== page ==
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img_8746Last year, five Sitka residents hiked part of the 2,000-kilometer Via Francigena historic pilgrimage trail from Canterbury, England, to Rome. The five — Bridget Kauffman, Ted Laufenberg, Connie Kreiss, Karen Hegyi and Julien Naylor — will give a free presentation and slideshow on their hikes at 6:30 p.m. on Thursday, Jan. 26, at the Sitka Public Library.

“There is so much variety along such a long walk,” Kreiss said. “The 30-kilometer stretch in England to the ferry in Dover is pastoral and a lovely introduction to England’s famous walking paths. Northeast France has canal systems to walk along, the numerous World War I cemeteries and battle sites, the vineyards of Champagne, miles of flat farmland — corn and grain production — and then the foothills and Dura Mountains into Switzerland. All along the way there are magnificent old cathedrals, and some monasteries and convents provided occasional hospitality for the night for pilgrim walkers. Italy has huge variety, starting in the French speaking Aosta valley in the north, down through the plains with flooded rice fields of the Po River Valley, through Tuscany with its hill-top walled towns and tourists, and on to Rome.”

img_8842According to Kreiss, Kauffman was the first of the Sitkans to hike part of the trail, hiking the last 400 kilometers from Aulla into Rome last spring. Kauffman was joined for the last few days of her hike by her husband, Laufenberg. Kreiss said she was the next to head to Europe, and she hiked nearly the entire trail from Canterbury to Rome, except for St. Bernard’s Pass between Switzerland and Italy due to deep snow. Hegyi and Naylor also walked most of the way later in the spring, starting from Canterbury.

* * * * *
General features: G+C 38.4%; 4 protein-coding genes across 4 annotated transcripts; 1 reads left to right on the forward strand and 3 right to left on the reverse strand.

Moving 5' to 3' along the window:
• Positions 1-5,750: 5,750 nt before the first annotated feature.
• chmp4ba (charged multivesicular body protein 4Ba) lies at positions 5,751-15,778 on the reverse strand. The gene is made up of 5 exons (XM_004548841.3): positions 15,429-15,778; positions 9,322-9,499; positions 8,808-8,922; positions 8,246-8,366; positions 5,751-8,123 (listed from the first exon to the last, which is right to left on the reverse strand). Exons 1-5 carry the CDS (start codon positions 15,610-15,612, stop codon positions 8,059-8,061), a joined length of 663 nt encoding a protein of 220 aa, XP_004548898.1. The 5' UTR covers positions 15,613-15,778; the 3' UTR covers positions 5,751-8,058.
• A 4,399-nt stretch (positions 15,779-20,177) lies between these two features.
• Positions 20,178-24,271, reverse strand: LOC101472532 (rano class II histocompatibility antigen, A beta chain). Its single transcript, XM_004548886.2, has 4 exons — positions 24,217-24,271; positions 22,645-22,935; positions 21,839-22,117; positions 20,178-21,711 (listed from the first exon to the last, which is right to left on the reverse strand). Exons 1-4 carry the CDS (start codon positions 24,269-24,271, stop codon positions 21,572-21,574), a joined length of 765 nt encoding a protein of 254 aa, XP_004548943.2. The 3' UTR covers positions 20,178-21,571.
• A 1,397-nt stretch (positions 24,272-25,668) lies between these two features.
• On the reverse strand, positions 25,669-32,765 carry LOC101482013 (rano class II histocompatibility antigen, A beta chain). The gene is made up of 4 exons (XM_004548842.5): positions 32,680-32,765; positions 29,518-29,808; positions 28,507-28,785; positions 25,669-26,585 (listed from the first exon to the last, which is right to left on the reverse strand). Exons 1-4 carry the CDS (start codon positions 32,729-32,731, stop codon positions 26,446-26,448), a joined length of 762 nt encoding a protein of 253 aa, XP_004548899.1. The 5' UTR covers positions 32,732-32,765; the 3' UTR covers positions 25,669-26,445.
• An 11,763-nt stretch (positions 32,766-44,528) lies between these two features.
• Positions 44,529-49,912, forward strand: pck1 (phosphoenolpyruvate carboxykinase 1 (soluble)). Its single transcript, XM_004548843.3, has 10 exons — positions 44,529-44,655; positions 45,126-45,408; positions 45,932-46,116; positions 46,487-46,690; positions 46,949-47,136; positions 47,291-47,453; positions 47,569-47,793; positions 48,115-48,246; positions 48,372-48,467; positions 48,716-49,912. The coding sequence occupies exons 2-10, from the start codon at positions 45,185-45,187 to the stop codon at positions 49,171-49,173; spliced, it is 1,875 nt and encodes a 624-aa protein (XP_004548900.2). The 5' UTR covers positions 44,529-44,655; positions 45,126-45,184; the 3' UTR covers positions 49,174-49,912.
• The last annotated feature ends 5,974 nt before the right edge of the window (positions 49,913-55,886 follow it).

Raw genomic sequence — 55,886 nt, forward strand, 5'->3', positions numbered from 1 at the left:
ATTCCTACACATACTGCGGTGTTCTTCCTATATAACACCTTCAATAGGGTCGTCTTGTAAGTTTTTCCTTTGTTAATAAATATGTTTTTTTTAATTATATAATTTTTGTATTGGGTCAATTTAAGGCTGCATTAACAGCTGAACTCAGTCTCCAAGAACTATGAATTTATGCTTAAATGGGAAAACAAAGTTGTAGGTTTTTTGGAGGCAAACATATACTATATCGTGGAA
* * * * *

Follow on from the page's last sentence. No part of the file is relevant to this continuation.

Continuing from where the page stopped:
“We all had different experiences,” Kreiss said.

“We hope to cover something on the history of this particular pilgrimage walk. It dates back at least to the Roman era, and some of the walk in England, France and Italy is on old Roman paving stones. I don’t recall seeing Roman roads in Switzerland, but I’m sure the route follows old Roman roads. After all we know, ‘All roads in Europe lead to Rome.’ The present walk is based on 10th Century documentation from Archbishop Sigeric, of Canterbury, who walked to Rome in 970 to meet with the Pope and then walked home again. His scribe made a record of each town they slept in, and that is the basis of the 79 stages of the current Via Francigena. The Via Francigena was made an official Cultural Itinerary by the Council of Europe in 1994, and has been developed, more or less, by national and regional organizations in the four countries it covers,” Kreiss said.

img_8968“Walking it is probably similar to walking the famous Camino Frances in Spain to Santiago 30 or 40 years ago. People who live along the route often recognize you are a pilgrim as you walk along, and there are some places to stay which are only available to walkers with the special pilgrim’s credential (the little passport which you get stamped every day, so that when you arrive at the Vatican, you have proof that you walked the route). But it is more solitary than the Spanish camino and distances are sometimes longer between towns and accommodations. Probably less than 200 folks walk the entire route each year. Large numbers of walkers do some of the Italian portion.”

img_8139Kreiss said the five hikers will talk about their personal motivations for doing this walk, what to carry, what to expect, and about what we experienced along the way. They will talk about the variety of paths underfoot, the types of lodging, and of course the great food.